Toddler Health Food Claims: What you need to Know

The goal of any corporation is to make more money, often at you and your family’s expense. That’s why food manufacturers dedicate a large budget to marketing. One of the ways that food manufacturers market their products to consumers is through on-package claims. These are words on the front of a package that often highlight the benefits of what’s the product. There is a significant surge in new toddler and baby snack products on the market. And marketers are working hard to reel you into purchasing what appears to be healthy food for your infant or toddler. There are different types of marketing claims on toddler and children’s foods – unregulated and regulated.

This article will cover the laws that regulate food and nutrition labels and the difference between unregulated and regulated claims. I will then break down a popular Gerber snack product’s claim. And then discuss a recent study about how food manufacturers deceive caregivers into purchasing unhealthy products.

common labels on packages to create the appearance of a healthy food
Marketers put claims on foods to create the appearance of healthiness

The Laws that Regulate Food and Nutrition Labels

In order to help keep consumers informed and corporations honest, the FDA has created several laws to help regulate food packaging, including:

Federal Food, Drug, and Cosmetic Act

In 1937, an untested drug was given to hundreds of sick patients to treat strep throat infections. That drug was called Sulfanilamide and ended up killing more than 100 people, including many children. This led to the creation of the Federal Food, Drug, and Cosmetic Act that we know today. This act, created in 1938, allows the government to oversee drugs, food, and cosmetics. This law helps protect consumers.

The Fair Packaging and Labeling Act of 1966

Before the Fair Packaging and Labeling Act, there was no standard measurements for products. For instance, the same food could have a different amount of food in each package. The consumer would have no idea exact how much they were receiving. This made it especially difficult when purchasing ingredients for a recipe.

With the creation of the act, food packages must have a label stating the:

  • Identity of the product
  • Name and place of business of the manufacturer, packer, or distributor
  • Net weight quantity of contents

The Nutrition Labeling and Education Act

Today, we can pick up a food package at the grocery store and access the food label. The food label tells us caloric information, serving sizes, and macro and micronutrient information. This sort of nutrition information was not a requirement on food packaging prior to 1990. Before 1990, consumers were often in the dark regarding nutrition information in food.

Today food packages must contain a food label, telling consumers information about the nutrition of the food.
Today food packages must contain a food label, telling consumers information about the nutrition of the food.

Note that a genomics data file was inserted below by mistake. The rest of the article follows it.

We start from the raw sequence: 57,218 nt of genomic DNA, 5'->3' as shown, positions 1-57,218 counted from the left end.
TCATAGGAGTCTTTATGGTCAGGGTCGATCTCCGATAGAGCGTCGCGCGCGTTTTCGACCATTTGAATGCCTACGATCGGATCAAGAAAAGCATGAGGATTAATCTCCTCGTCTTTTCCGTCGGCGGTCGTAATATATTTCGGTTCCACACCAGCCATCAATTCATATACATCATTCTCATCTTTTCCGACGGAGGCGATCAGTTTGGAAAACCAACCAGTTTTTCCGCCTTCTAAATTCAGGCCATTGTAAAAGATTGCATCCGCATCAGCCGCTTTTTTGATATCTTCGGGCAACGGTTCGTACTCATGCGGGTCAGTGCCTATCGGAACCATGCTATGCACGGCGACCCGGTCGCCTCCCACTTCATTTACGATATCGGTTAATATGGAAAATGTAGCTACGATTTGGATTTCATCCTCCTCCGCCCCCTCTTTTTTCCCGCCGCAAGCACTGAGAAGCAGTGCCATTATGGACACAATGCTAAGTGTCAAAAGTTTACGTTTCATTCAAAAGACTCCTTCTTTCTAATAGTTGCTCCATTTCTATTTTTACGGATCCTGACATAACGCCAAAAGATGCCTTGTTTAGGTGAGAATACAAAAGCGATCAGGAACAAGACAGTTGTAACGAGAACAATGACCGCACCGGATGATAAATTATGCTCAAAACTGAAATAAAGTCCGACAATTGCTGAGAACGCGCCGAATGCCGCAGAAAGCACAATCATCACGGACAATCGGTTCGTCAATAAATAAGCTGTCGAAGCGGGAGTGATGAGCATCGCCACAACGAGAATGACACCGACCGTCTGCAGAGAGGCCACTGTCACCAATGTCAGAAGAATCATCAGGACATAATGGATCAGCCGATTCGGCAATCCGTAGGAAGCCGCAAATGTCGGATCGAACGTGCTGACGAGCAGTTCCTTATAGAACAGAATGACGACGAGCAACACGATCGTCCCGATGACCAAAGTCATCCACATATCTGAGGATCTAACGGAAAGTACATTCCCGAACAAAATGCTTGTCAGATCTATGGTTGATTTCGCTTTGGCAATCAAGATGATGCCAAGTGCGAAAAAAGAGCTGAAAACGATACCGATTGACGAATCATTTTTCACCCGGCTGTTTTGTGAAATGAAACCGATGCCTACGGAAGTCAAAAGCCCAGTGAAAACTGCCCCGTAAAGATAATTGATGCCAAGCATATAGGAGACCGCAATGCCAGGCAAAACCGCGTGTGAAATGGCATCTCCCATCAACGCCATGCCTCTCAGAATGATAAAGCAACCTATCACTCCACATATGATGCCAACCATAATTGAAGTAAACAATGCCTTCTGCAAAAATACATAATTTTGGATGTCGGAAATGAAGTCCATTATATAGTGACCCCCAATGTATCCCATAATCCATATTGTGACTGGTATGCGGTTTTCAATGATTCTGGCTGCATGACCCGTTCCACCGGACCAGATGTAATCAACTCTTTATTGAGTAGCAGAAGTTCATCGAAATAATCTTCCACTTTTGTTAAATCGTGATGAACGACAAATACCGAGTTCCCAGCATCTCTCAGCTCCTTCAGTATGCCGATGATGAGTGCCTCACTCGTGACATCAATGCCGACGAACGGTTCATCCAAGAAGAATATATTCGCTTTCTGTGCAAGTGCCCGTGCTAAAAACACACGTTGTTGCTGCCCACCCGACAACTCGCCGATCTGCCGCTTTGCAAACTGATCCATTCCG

The Nutrition Facts Label for Foods Marketed to Infants or Children ages 1-3 have a Special Nutrition Facts panel

It looks slightly different than the Nutrition Facts Label for adults. First, the serving size for infants and children is not based on the amount they should be eating. It is based on the average amount an infant or child may typically eat.

Secondly, the Percent Daily Value, or DV% indicates how much of a nutrient is in a serving for what an infant or toddler needs in a day. In order for a food to be high in a nutrient, the DV% needs to be greater than 20%. Any DV% less than 5% is low.

And then there are Unregulated and Regulated Claims..

Unregulated claims relate to taste, convenience, or a compelling story. For instance, a hamburger package may have a ” grass-fed ” statement on the front. But, what does “grass-fed” actually mean? It could mean that the animal is eating conventional grain feed with a little bit of grass. Or it may mean the cow has a diet strictly of only grass. But, since it’s unregulated, one doesn’t have a way of knowing which one is correct.

Regulated claims have to meet specific standards by the FDA. Common, regulated claims pertain to nutrient content. A company can label their food “low-calorie” if the product contains less than 40 calories or less per serving.

Or, a company can claim “sugar-free” if the serving size for the food has less than 0.5 g sugar/serving. The claim “no added sugars” and “without added sugars” can be put on the label if no sugar or sugar-containing ingredients such as jam, jelly, or concentrated fruit juice are added during the processing.

Big companies know that parents want to feed their children healthy food…

The problem is that many unhealthy packaged foods commonly have multiple claims on their package but are not healthy. This can lead to lots of confusion for parents and caregivers on what to feed their children.

Let’s breakdown the Gerber Animal Snacks Marketing Claims…

Gerber Snacks for Toddler contain many health claims on the packaging
Gerber Snacks for Toddler contain many health claims on the packaging

10% DV of Iron & Vitamin E per serving

This type of statement may be misleading. You may think that giving your toddler Gerber’s animal crackers will provide a lot of Iron and vitamin E. While it’s nice that the product contains these nutrients, the statement provides an illusion it includes a significant amount. For a food to be “high” in a nutrient, it needs to provide 20% of the daily value. Gerber’s animal crackers contain only 10%. Iron and vitamin E are important for toddlers, but there are better food sources than animal crackers.